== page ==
Is your organisation ahead of the curve or behind the times? Surviving the recession depends on it.

Image watblog.com

Blog Gold 2010: Going social

In this post from February I suggested that there is natural suspicion and confusion about the importance and return on time spent on developing your online brand using ‘social media’.

At the time of writing there were high profile news stories involving Manchester United banning their players from Twitter and Coca Cola issuing guidelines on Twitter use which demonstrated just how nervous leading brands are about the interactive and uncontrollable nature of the medium.

I think the problems start with the terms of reference. ‘Social media’ and ‘social marketing’ are, I feel, misleading titles for the technology that allows you to build contacts, links, friends, followers and fans on the major networks. The reason the name concerns me is that social marketing typically refers to campaigns built around public awareness, public information and or public safety. And the use of the word social may imply it is for fun, personal and informal. All in all, this doesn’t make it the best moniker for a technique trying to entice professional business.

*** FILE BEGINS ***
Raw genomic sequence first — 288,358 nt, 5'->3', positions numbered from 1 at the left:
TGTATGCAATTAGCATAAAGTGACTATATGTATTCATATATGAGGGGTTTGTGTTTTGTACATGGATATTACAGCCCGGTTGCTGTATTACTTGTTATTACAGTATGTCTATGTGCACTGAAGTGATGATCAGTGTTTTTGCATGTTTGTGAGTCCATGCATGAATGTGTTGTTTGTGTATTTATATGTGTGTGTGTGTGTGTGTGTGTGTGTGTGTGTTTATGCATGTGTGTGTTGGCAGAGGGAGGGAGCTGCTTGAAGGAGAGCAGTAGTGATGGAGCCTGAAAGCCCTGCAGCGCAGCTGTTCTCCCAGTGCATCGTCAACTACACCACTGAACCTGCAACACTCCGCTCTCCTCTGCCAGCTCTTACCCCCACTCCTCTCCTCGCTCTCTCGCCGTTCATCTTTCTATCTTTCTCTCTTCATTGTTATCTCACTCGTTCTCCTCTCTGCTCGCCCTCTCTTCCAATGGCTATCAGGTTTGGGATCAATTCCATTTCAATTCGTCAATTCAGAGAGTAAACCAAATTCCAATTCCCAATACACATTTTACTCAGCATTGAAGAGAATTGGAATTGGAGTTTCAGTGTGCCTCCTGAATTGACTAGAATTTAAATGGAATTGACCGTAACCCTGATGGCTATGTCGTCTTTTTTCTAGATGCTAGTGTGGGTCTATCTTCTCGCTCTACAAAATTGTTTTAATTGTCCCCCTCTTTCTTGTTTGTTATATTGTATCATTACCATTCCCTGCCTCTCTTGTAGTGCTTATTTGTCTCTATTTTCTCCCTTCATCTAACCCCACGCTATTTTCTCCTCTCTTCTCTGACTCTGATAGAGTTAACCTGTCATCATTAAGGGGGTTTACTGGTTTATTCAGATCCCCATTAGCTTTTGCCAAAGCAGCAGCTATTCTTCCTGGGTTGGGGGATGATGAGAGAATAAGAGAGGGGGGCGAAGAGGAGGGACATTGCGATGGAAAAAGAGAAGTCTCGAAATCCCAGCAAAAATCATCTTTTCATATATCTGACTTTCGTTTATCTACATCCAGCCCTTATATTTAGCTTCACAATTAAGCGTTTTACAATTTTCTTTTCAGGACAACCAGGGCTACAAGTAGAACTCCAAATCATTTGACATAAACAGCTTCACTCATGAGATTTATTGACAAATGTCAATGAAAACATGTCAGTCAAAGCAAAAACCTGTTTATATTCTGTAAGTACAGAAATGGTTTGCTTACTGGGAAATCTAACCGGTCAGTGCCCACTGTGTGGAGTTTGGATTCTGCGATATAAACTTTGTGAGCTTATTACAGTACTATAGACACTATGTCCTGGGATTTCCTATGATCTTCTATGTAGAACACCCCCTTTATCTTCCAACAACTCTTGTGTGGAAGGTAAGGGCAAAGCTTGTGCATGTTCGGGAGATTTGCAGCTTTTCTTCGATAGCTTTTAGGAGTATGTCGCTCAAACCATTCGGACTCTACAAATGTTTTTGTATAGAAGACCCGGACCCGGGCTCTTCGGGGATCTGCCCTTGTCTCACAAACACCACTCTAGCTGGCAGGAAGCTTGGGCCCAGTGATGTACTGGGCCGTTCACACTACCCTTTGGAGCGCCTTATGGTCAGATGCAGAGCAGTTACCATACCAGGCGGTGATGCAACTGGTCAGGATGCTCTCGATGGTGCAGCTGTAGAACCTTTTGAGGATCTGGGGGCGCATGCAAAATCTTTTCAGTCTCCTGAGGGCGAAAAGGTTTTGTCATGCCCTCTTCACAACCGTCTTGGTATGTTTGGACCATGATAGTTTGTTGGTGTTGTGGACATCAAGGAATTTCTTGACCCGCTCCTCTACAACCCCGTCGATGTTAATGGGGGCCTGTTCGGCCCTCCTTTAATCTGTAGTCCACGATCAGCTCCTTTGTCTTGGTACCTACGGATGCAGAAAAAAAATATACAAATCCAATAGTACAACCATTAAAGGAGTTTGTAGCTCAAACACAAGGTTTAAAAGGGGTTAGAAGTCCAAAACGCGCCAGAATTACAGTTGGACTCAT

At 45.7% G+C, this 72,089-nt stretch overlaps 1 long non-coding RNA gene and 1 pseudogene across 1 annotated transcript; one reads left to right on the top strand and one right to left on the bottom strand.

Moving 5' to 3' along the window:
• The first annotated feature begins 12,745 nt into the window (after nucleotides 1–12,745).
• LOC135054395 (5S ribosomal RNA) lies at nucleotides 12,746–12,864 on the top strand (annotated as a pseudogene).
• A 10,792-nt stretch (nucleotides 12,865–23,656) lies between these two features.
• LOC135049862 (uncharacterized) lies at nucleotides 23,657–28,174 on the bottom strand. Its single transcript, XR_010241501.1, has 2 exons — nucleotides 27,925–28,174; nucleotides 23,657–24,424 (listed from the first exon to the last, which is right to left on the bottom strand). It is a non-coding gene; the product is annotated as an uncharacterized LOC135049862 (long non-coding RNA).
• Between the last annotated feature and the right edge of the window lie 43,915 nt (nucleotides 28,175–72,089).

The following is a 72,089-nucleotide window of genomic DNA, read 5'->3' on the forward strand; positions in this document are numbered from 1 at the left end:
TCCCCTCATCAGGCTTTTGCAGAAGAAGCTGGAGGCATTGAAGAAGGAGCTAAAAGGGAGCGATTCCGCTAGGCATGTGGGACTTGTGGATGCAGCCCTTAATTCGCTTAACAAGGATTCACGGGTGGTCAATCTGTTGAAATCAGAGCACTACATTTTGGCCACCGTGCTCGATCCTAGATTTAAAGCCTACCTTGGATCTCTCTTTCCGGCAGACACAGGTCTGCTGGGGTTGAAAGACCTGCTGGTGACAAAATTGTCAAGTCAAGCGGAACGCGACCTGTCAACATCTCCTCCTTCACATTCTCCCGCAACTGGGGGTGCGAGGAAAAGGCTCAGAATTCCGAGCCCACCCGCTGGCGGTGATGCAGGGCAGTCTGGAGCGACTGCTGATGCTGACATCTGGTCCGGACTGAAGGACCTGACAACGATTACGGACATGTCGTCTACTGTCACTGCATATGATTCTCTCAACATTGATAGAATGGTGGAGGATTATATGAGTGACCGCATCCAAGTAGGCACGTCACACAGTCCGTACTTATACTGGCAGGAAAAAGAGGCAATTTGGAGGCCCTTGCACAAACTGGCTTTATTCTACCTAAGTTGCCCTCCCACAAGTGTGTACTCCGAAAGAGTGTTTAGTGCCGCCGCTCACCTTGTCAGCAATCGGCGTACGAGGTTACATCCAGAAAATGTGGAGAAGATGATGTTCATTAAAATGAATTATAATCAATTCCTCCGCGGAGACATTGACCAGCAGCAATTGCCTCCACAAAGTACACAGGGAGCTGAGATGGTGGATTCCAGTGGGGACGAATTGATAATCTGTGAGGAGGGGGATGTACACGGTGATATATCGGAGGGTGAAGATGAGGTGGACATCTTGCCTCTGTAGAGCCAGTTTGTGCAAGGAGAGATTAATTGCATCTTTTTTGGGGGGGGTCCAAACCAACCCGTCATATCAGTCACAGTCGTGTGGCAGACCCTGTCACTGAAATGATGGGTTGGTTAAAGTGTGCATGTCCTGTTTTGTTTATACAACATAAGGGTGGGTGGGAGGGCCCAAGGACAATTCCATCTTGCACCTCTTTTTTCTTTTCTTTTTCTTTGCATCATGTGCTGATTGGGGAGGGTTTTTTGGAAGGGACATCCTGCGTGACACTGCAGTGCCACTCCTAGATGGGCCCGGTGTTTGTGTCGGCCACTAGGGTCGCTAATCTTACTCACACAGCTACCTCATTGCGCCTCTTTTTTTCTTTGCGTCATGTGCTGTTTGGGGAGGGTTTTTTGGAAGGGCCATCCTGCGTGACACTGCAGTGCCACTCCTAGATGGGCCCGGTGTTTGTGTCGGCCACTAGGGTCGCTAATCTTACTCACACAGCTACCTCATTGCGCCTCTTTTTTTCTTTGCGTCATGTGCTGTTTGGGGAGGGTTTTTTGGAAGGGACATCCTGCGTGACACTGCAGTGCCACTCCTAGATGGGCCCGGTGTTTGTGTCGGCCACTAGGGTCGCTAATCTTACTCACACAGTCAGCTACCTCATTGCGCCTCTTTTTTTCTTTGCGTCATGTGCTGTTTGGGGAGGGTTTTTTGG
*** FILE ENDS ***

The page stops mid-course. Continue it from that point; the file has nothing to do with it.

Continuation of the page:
And as a result, companies are left naturally pondering whether there is a return on investment to be made from social media, or if it is just a gimmick afforded by technological advancement rather than meeting a business need.

But, the simple undeniable truth is that the Internet is here to stay. It is the first resource for buyers (B2B Marketing’s Buyersphere research proves this), suppliers, customers, job seekers and anyone researching a purchase or looking for a recommendation before making a purchase.

Sites like Linkedin, Facebook, Twitter, Flickr and YouTube attract users in their millions for strong psychological reasons, namely the need to belong and share. They have helped relaunch old brands, affect reality television, and recently play a role in elections. Because they attract millions every day, they are deemed high volume and if for no other reason than to assist your search engine optimisation prospects, you should create a profile (with a link to your site) on every single one of them.